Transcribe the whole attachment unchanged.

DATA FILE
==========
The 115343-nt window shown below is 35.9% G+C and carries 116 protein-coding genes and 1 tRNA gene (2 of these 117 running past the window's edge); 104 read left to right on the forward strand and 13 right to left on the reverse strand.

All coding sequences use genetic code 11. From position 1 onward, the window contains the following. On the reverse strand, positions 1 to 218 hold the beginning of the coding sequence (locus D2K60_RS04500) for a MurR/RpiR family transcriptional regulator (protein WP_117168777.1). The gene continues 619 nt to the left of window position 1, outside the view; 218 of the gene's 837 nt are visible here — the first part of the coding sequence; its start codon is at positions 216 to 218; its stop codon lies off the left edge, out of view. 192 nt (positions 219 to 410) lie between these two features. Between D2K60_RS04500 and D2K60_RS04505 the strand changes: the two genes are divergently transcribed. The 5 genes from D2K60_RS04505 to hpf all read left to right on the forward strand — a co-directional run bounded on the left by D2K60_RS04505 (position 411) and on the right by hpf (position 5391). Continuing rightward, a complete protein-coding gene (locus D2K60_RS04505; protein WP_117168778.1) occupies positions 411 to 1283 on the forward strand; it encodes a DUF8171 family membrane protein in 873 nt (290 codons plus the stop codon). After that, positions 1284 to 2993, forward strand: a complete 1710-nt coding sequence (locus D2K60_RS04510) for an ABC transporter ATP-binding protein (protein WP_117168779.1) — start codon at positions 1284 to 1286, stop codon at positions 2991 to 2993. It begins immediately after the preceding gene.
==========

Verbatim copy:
The 115343-nt window shown below is 35.9% G+C and carries 116 protein-coding genes and 1 tRNA gene (2 of these 117 running past the window's edge); 104 read left to right on the forward strand and 13 right to left on the reverse strand.

All coding sequences use genetic code 11. From position 1 onward, the window contains the following. On the reverse strand, positions 1 to 218 hold the beginning of the coding sequence (locus D2K60_RS04500) for a MurR/RpiR family transcriptional regulator (protein WP_117168777.1). The gene continues 619 nt to the left of window position 1, outside the view; 218 of the gene's 837 nt are visible here — the first part of the coding sequence; its start codon is at positions 216 to 218; its stop codon lies off the left edge, out of view. 192 nt (positions 219 to 410) lie between these two features. Between D2K60_RS04500 and D2K60_RS04505 the strand changes: the two genes are divergently transcribed. The 5 genes from D2K60_RS04505 to hpf all read left to right on the forward strand — a co-directional run bounded on the left by D2K60_RS04505 (position 411) and on the right by hpf (position 5391). Continuing rightward, a complete protein-coding gene (locus D2K60_RS04505; protein WP_117168778.1) occupies positions 411 to 1283 on the forward strand; it encodes a DUF8171 family membrane protein in 873 nt (290 codons plus the stop codon). After that, positions 1284 to 2993, forward strand: a complete 1710-nt coding sequence (locus D2K60_RS04510) for an ABC transporter ATP-binding protein (protein WP_117168779.1) — start codon at positions 1284 to 1286, stop codon at positions 2991 to 2993. It begins immediately after the preceding gene.